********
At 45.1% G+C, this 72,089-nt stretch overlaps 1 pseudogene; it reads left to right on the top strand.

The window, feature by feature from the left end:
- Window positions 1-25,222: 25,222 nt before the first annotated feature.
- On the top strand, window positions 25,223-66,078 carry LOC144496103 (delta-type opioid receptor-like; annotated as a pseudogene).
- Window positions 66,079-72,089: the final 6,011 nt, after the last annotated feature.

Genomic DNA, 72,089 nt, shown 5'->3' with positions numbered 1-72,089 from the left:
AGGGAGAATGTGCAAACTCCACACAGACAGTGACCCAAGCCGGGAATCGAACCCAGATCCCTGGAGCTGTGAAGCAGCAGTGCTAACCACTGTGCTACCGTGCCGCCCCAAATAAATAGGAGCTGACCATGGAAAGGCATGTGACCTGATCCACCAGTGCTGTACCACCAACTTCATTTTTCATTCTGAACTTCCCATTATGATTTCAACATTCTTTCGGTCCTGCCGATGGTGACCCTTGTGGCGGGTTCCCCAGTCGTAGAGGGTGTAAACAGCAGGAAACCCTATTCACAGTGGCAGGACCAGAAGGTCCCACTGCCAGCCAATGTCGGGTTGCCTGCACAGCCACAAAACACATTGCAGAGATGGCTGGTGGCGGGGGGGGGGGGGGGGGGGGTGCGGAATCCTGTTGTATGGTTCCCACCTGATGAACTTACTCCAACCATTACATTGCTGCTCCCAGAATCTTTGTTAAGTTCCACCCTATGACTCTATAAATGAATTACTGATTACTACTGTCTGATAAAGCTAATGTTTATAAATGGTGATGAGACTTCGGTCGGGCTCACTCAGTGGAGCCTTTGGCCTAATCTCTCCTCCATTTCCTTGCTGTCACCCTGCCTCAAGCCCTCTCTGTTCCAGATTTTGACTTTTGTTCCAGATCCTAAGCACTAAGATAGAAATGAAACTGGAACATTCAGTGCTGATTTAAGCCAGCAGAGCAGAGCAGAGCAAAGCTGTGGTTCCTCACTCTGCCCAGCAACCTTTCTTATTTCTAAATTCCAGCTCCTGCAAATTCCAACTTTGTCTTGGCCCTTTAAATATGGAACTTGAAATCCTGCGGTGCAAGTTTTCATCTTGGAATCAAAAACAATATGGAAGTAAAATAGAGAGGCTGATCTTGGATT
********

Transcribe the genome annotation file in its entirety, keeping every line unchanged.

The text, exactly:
At 45.1% G+C, this 72,089-nt stretch overlaps 1 pseudogene; it reads left to right on the top strand.

The window, feature by feature from the left end:
- Window positions 1-25,222: 25,222 nt before the first annotated feature.
- On the top strand, window positions 25,223-66,078 carry LOC144496103 (delta-type opioid receptor-like; annotated as a pseudogene).
- Window positions 66,079-72,089: the final 6,011 nt, after the last annotated feature.

Genomic DNA, 72,089 nt, shown 5'->3' with positions numbered 1-72,089 from the left:
AGGGAGAATGTGCAAACTCCACACAGACAGTGACCCAAGCCGGGAATCGAACCCAGATCCCTGGAGCTGTGAAGCAGCAGTGCTAACCACTGTGCTACCGTGCCGCCCCAAATAAATAGGAGCTGACCATGGAAAGGCATGTGACCTGATCCACCAGTGCTGTACCACCAACTTCATTTTTCATTCTGAACTTCCCATTATGATTTCAACATTCTTTCGGTCCTGCCGATGGTGACCCTTGTGGCGGGTTCCCCAGTCGTAGAGGGTGTAAACAGCAGGAAACCCTATTCACAGTGGCAGGACCAGAAGGTCCCACTGCCAGCCAATGTCGGGTTGCCTGCACAGCCACAAAACACATTGCAGAGATGGCTGGTGGCGGGGGGGGGGGGGGGGGGGGTGCGGAATCCTGTTGTATGGTTCCCACCTGATGAACTTACTCCAACCATTACATTGCTGCTCCCAGAATCTTTGTTAAGTTCCACCCTATGACTCTATAAATGAATTACTGATTACTACTGTCTGATAAAGCTAATGTTTATAAATGGTGATGAGACTTCGGTCGGGCTCACTCAGTGGAGCCTTTGGCCTAATCTCTCCTCCATTTCCTTGCTGTCACCCTGCCTCAAGCCCTCTCTGTTCCAGATTTTGACTTTTGTTCCAGATCCTAAGCACTAAGATAGAAATGAAACTGGAACATTCAGTGCTGATTTAAGCCAGCAGAGCAGAGCAGAGCAAAGCTGTGGTTCCTCACTCTGCCCAGCAACCTTTCTTATTTCTAAATTCCAGCTCCTGCAAATTCCAACTTTGTCTTGGCCCTTTAAATATGGAACTTGAAATCCTGCGGTGCAAGTTTTCATCTTGGAATCAAAAACAATATGGAAGTAAAATAGAGAGGCTGATCTTGGATT